Posted: September 20, 2011 in Agatha Christie, England, review

It is difficult to say anything about Agatha Christie’s 1967 novel Endless Night without revealing too much about the plot, but I will try.

Critics might say it is derivative but they would have to agree it is an astonishingly different book for a 75 year old writer to produce at the end of her career. There is no Poirot or Miss Marple, and the two main ideas behind the plot and the brilliant twist at the end derive from ideas in books she wrote over 30 and 40 years before Endless Night.  I think it can be considered a masterpiece of psychological crime fiction. 

The reader needs to remind themselves that the year 1967 was closer in time, and manner, to the world of the Golden Age of the Detective novel than it is to us today. Forty four years back from 1967 would take us back to 1923. In Endless Night Christie mixes the familiar world of old money from her pre-war books, with the thrusting new society of the 1960s. The story almost seeming ahead of its time in predicting the greedy consumer society, and the breaking down of class structures.

When people say Christie’s characters have no depth I wonder how many of her books they have read recently, because Endless Night has a cast of characters that jump of the page and are easy to visualize. I read the book again after a long gap familiar with the plot, but I still enjoyed it immensely as the tension was wound up tighter and tighter. Most of today’s readers having read, or seen so many Christies on TV, will guess what is going to happen even if they don’t know for certain, but back in 1967 when on November 10, 1967 it was reviewed in The Guardian by Francis Isles aka Anthony Berkeley Cox his reaction in a more innocent and trusting era was:

 “The old maestrina of the crime-novel (or whatever is the female of ‘maestro’) pulls yet another out of her inexhaustible bag with Endless Night, quite different in tone from her usual work. It is impossible to say much about the story without giving away vital secrets: sufficient to warn the reader that if he should think this is a romance he couldn’t be more mistaken, and the crashing, not to say horrific suspense at the end is perhaps the most devastating that this surpriseful author has ever brought off.”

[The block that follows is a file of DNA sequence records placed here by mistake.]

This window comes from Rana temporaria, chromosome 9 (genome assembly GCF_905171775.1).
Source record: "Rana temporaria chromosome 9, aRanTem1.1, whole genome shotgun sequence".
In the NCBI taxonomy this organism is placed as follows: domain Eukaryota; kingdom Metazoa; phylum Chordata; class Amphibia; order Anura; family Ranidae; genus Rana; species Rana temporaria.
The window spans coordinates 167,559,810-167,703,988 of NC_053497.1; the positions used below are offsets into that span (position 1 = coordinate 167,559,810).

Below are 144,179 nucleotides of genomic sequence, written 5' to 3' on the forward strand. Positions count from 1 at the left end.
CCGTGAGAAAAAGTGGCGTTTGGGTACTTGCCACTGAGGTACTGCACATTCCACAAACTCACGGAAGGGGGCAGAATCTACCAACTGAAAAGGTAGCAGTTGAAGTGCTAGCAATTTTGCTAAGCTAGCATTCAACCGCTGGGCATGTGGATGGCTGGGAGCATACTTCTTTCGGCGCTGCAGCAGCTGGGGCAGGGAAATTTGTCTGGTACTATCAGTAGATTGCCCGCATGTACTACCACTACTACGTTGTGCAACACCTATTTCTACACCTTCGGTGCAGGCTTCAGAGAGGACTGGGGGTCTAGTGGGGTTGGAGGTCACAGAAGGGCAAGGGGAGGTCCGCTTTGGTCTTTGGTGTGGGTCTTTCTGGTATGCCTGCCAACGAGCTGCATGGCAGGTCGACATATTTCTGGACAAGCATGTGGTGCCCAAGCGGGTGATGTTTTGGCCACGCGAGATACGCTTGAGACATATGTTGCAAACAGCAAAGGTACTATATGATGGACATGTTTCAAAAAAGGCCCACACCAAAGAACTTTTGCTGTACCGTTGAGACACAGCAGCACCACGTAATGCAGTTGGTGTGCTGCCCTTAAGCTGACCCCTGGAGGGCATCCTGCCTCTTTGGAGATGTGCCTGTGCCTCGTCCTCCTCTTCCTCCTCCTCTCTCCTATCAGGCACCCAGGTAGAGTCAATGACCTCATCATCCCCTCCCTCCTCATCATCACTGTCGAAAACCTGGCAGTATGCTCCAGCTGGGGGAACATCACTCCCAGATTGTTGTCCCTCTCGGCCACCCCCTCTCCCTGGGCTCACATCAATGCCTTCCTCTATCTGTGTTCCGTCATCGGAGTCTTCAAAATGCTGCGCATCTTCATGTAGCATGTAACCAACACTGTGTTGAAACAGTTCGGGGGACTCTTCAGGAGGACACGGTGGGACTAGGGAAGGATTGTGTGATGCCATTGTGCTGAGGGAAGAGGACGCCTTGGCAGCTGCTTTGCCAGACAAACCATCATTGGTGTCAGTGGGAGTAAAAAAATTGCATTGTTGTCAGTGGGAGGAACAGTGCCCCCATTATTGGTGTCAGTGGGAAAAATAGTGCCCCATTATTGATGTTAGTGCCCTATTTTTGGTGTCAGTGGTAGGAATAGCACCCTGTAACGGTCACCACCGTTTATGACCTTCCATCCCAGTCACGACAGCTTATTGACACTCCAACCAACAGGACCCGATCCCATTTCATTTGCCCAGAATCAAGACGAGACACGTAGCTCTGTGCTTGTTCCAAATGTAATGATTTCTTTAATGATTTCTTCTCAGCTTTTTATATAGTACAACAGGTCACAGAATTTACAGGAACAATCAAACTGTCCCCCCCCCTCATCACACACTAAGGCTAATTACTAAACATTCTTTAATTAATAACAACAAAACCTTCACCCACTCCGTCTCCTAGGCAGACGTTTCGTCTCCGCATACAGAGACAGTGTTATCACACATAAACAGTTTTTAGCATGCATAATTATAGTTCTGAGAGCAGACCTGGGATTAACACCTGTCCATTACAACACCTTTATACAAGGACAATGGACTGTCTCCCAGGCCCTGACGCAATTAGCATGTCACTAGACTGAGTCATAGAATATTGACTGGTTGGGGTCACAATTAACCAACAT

1. Jose Ignacio says:

    Glad you are highlighting this book Norman. Plan to read it soon. BTW the femenine of maestro is maestra, both in Italian and in Spanish, when meaning school teacher. But in that context it will be better to keep it as maestro, even against the opinion of some feminists. But maestrina is just a beauty.

  2. Margot Kinberg says:

    Norman – Oh, I’m so glad you highlighted this excellent book. As you say, it really is a fine psychological study, and the characters are quite well-done. Christie had a very keen eye for the changes that had been happening in her society, and that’s quite evident here as you say. Maestra or Maestrina or whatever, she was certainly master/mistress/oh, never mind! 😉 of her art.

  3. Norman says:

    Thanks Margot and Jose Ignacio.

    I get very protective of the reputation of our Devon author, Agatha Christie, and it really annoys me when TV productions mutilate her books, or I read reviews that deride her work.

    “******* isn’t Christie. For one thing she’s a far more accomplished craftsman, relying more on depth of character than formula. She also likes a complex plot that owes more to human emotion and psychology than to clockwork timing.”

    A reviewer who clearly hasn’t read much Christie, or made allowance for the period when the books were written. How many of Christie’s plot ideas have been used by other authors?

  4. KerrieS says:

    Excellent to see this Norman. Can I get you to add it to the Agatha Christie Blog Carnival collection space at http://blogcarnival.com/bc/submit_6057.html
    The next Carnival won’t be until October 24, so should be a “bumper” one

  5. H.L. Banks says:

    I was very excited when I read your post – I didn’t know of this book’s existence and can’t wait to get my hands on it. Thanks.

  6. Norman says:

    Kerrie, I’ve dome that, thanks for the request.

    HL you are welcome I suggest you go over to Kerrie’s website at http://bit.ly/qN0QED you will find a cornucopia of Agatha Christie reviews.

  7. I share your enthusiasm for both Christie and this book, which was by far the best of her later efforts. And I agree about ill-informed criticism of her work. There was more to Christie as a writer than some reviewers admit.

  8. […] Night has been reviewed at Crime Scraps Review (Norman), Mysteries in Paradise (Kerrie), In Search of the Classic Mystery Novel (Puzzle Doctor), […]

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